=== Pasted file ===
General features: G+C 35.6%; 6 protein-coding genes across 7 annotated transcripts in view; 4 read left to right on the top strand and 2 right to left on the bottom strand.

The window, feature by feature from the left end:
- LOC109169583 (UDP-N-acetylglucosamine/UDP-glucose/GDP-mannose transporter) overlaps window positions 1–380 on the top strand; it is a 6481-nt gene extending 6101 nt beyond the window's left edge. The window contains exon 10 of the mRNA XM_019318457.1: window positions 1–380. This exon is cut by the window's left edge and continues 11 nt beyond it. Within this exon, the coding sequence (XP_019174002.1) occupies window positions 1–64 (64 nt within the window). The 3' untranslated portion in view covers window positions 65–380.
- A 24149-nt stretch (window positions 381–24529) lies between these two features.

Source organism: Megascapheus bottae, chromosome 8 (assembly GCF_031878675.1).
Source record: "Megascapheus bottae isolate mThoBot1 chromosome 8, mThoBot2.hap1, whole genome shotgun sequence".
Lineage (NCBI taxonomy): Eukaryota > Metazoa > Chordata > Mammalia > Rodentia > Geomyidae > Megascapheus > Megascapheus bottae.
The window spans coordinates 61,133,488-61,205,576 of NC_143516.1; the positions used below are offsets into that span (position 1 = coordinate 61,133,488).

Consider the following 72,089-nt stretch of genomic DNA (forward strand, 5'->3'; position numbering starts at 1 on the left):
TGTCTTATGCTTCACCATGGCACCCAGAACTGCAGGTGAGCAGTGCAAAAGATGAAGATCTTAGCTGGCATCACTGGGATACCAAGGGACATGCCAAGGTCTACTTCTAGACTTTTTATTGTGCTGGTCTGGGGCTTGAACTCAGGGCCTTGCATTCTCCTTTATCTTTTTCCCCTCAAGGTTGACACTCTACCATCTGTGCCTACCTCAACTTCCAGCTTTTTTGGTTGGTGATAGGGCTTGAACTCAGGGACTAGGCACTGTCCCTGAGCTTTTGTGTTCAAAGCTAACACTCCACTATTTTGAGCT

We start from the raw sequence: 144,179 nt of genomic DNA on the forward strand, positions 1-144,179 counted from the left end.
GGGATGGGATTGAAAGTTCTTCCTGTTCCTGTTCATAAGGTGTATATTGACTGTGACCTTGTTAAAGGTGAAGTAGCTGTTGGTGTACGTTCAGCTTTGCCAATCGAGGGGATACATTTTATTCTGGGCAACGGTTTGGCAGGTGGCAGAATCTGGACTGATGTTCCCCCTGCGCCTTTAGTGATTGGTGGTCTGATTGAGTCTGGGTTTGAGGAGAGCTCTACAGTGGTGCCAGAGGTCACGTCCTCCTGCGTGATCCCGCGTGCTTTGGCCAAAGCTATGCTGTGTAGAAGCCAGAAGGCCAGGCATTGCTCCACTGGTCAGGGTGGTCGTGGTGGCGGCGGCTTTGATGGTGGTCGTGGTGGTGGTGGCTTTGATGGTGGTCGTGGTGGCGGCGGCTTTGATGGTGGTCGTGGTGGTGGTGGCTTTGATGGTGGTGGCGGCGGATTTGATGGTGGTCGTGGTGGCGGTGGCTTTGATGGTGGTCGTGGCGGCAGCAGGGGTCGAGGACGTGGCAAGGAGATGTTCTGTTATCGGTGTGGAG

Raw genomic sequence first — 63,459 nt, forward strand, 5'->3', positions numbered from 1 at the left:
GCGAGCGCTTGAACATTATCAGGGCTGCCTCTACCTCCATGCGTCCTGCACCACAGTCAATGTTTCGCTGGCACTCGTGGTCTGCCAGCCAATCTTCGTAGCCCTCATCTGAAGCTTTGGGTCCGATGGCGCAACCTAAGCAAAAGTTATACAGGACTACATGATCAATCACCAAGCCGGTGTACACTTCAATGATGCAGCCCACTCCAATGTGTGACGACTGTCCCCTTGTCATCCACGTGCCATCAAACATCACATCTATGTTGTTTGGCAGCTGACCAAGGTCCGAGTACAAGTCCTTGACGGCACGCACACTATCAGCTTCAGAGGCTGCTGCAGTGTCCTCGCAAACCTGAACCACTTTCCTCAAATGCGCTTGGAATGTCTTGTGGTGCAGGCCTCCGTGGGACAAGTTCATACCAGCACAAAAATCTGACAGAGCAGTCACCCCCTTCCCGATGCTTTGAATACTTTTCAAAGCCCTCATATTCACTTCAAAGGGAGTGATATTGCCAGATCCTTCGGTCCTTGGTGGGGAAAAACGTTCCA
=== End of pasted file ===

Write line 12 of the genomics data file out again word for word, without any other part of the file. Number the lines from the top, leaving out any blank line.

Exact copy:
GGGATGGGATTGAAAGTTCTTCCTGTTCCTGTTCATAAGGTGTATATTGACTGTGACCTTGTTAAAGGTGAAGTAGCTGTTGGTGTACGTTCAGCTTTGCCAATCGAGGGGATACATTTTATTCTGGGCAACGGTTTGGCAGGTGGCAGAATCTGGACTGATGTTCCCCCTGCGCCTTTAGTGATTGGTGGTCTGATTGAGTCTGGGTTTGAGGAGAGCTCTACAGTGGTGCCAGAGGTCACGTCCTCCTGCGTGATCCCGCGTGCTTTGGCCAAAGCTATGCTGTGTAGAAGCCAGAAGGCCAGGCATTGCTCCACTGGTCAGGGTGGTCGTGGTGGCGGCGGCTTTGATGGTGGTCGTGGTGGTGGTGGCTTTGATGGTGGTCGTGGTGGCGGCGGCTTTGATGGTGGTCGTGGTGGTGGTGGCTTTGATGGTGGTGGCGGCGGATTTGATGGTGGTCGTGGTGGCGGTGGCTTTGATGGTGGTCGTGGCGGCAGCAGGGGTCGAGGACGTGGCAAGGAGATGTTCTGTTATCGGTGTGGAG